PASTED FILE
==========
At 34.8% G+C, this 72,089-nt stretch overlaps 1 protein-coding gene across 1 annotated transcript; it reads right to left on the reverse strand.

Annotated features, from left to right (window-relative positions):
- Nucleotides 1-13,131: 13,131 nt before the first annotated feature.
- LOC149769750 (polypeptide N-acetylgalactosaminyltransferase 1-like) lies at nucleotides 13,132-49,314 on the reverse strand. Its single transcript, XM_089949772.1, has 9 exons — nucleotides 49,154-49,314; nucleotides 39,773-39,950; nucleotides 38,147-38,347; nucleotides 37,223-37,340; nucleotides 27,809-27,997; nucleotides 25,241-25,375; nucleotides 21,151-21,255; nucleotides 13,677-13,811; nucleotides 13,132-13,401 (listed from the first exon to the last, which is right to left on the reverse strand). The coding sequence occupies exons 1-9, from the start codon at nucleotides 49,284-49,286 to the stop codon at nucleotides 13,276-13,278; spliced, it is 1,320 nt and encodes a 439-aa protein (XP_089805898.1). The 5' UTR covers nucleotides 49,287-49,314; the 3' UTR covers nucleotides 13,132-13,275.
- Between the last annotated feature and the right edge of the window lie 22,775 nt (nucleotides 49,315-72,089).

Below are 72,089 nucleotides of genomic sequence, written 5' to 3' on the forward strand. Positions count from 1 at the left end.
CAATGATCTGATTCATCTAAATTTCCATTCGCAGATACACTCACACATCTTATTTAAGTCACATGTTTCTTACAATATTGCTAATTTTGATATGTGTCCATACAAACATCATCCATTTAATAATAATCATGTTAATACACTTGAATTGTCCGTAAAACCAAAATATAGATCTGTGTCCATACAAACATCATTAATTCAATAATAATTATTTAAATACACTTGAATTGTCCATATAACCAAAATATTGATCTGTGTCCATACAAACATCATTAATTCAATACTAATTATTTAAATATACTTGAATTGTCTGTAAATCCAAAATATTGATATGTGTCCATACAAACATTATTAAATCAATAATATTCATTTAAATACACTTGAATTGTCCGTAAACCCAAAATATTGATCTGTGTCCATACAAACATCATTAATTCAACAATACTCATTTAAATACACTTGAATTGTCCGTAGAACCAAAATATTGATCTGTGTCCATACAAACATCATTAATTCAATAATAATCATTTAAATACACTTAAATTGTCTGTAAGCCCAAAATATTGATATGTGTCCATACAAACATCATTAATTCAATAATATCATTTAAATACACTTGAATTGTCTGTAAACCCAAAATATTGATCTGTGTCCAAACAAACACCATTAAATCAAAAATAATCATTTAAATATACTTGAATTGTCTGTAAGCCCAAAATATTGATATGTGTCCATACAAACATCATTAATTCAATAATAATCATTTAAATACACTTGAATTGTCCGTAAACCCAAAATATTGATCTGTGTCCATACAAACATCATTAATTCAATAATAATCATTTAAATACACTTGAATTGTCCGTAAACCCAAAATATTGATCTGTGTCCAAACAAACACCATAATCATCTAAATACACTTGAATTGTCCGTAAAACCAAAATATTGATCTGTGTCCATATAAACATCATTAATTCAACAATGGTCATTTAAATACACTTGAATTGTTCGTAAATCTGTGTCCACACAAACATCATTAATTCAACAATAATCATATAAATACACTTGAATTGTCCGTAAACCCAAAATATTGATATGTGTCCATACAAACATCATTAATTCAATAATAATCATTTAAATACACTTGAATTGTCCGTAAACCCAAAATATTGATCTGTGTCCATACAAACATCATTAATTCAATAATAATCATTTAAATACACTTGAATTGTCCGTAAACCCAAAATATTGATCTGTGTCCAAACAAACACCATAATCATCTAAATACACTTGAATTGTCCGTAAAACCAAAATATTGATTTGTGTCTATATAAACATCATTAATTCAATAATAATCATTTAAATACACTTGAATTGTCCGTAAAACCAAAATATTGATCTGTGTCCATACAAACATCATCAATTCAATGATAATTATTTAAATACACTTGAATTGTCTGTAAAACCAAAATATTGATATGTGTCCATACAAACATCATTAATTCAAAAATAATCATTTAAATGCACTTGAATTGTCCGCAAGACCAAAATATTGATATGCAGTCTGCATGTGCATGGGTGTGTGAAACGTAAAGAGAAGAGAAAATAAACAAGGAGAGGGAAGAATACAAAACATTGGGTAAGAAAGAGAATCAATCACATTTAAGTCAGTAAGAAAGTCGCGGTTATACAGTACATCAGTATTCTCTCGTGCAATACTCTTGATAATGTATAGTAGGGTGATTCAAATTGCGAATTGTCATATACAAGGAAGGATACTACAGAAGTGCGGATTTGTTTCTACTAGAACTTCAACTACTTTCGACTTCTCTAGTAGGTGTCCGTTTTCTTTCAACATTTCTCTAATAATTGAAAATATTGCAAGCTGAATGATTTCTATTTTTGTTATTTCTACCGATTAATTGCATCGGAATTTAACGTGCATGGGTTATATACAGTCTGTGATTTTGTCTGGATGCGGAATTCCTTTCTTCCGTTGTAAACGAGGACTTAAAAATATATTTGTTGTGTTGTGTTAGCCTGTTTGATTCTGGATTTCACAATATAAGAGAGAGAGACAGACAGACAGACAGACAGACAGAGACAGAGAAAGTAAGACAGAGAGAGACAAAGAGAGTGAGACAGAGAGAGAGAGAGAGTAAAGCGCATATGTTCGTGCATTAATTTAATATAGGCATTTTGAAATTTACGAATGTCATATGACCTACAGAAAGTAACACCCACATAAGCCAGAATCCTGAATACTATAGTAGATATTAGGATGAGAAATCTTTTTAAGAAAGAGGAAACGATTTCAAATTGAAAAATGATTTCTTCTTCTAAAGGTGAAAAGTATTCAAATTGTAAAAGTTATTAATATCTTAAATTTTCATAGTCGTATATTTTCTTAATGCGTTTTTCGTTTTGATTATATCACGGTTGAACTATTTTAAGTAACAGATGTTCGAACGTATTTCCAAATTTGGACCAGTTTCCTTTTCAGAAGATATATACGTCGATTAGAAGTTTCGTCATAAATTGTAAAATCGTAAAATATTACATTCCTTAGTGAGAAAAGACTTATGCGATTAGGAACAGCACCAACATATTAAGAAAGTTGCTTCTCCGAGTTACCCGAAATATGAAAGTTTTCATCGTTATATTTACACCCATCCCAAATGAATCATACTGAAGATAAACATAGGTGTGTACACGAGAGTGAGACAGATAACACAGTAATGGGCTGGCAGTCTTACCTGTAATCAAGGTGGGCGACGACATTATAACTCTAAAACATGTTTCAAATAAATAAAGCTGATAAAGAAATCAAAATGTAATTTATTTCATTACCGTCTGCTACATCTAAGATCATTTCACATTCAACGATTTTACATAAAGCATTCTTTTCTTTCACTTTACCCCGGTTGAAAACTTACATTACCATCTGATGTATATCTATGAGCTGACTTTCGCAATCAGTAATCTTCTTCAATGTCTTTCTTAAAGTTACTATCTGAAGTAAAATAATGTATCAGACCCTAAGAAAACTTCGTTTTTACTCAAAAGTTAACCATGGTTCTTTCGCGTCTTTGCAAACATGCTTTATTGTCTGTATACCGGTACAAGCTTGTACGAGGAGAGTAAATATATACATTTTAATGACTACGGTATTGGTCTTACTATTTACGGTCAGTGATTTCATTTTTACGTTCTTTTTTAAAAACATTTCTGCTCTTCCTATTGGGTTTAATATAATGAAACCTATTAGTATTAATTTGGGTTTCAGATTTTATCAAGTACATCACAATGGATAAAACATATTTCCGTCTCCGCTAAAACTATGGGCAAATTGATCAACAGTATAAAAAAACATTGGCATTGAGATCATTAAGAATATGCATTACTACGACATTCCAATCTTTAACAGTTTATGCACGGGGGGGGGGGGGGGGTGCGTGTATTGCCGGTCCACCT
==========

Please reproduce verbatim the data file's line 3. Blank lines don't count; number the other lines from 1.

- Nucleotides 1-13,131: 13,131 nt before the first annotated feature.